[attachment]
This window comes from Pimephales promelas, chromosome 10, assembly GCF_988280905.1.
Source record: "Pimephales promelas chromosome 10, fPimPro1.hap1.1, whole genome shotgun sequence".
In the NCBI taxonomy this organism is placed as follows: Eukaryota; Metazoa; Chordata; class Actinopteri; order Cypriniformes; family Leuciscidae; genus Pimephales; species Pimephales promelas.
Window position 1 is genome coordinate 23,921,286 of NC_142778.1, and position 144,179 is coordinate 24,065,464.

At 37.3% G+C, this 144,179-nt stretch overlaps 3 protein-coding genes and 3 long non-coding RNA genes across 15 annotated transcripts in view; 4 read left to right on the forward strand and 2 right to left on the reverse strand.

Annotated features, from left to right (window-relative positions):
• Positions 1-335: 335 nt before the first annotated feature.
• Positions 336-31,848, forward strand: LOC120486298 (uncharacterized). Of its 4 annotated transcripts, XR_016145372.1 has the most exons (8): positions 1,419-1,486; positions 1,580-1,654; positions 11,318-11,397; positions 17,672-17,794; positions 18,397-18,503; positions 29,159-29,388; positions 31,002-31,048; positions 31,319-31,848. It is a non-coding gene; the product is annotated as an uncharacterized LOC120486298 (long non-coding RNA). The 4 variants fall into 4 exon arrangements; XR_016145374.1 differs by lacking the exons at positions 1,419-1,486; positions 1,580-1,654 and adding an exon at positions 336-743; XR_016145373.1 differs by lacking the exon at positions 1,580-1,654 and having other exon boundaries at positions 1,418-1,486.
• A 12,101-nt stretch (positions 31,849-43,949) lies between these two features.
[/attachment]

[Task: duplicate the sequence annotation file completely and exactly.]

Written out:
This window comes from Pimephales promelas, chromosome 10, assembly GCF_988280905.1.
Source record: "Pimephales promelas chromosome 10, fPimPro1.hap1.1, whole genome shotgun sequence".
In the NCBI taxonomy this organism is placed as follows: Eukaryota; Metazoa; Chordata; class Actinopteri; order Cypriniformes; family Leuciscidae; genus Pimephales; species Pimephales promelas.
Window position 1 is genome coordinate 23,921,286 of NC_142778.1, and position 144,179 is coordinate 24,065,464.

At 37.3% G+C, this 144,179-nt stretch overlaps 3 protein-coding genes and 3 long non-coding RNA genes across 15 annotated transcripts in view; 4 read left to right on the forward strand and 2 right to left on the reverse strand.

Annotated features, from left to right (window-relative positions):
• Positions 1-335: 335 nt before the first annotated feature.
• Positions 336-31,848, forward strand: LOC120486298 (uncharacterized). Of its 4 annotated transcripts, XR_016145372.1 has the most exons (8): positions 1,419-1,486; positions 1,580-1,654; positions 11,318-11,397; positions 17,672-17,794; positions 18,397-18,503; positions 29,159-29,388; positions 31,002-31,048; positions 31,319-31,848. It is a non-coding gene; the product is annotated as an uncharacterized LOC120486298 (long non-coding RNA). The 4 variants fall into 4 exon arrangements; XR_016145374.1 differs by lacking the exons at positions 1,419-1,486; positions 1,580-1,654 and adding an exon at positions 336-743; XR_016145373.1 differs by lacking the exon at positions 1,580-1,654 and having other exon boundaries at positions 1,418-1,486.
• A 12,101-nt stretch (positions 31,849-43,949) lies between these two features.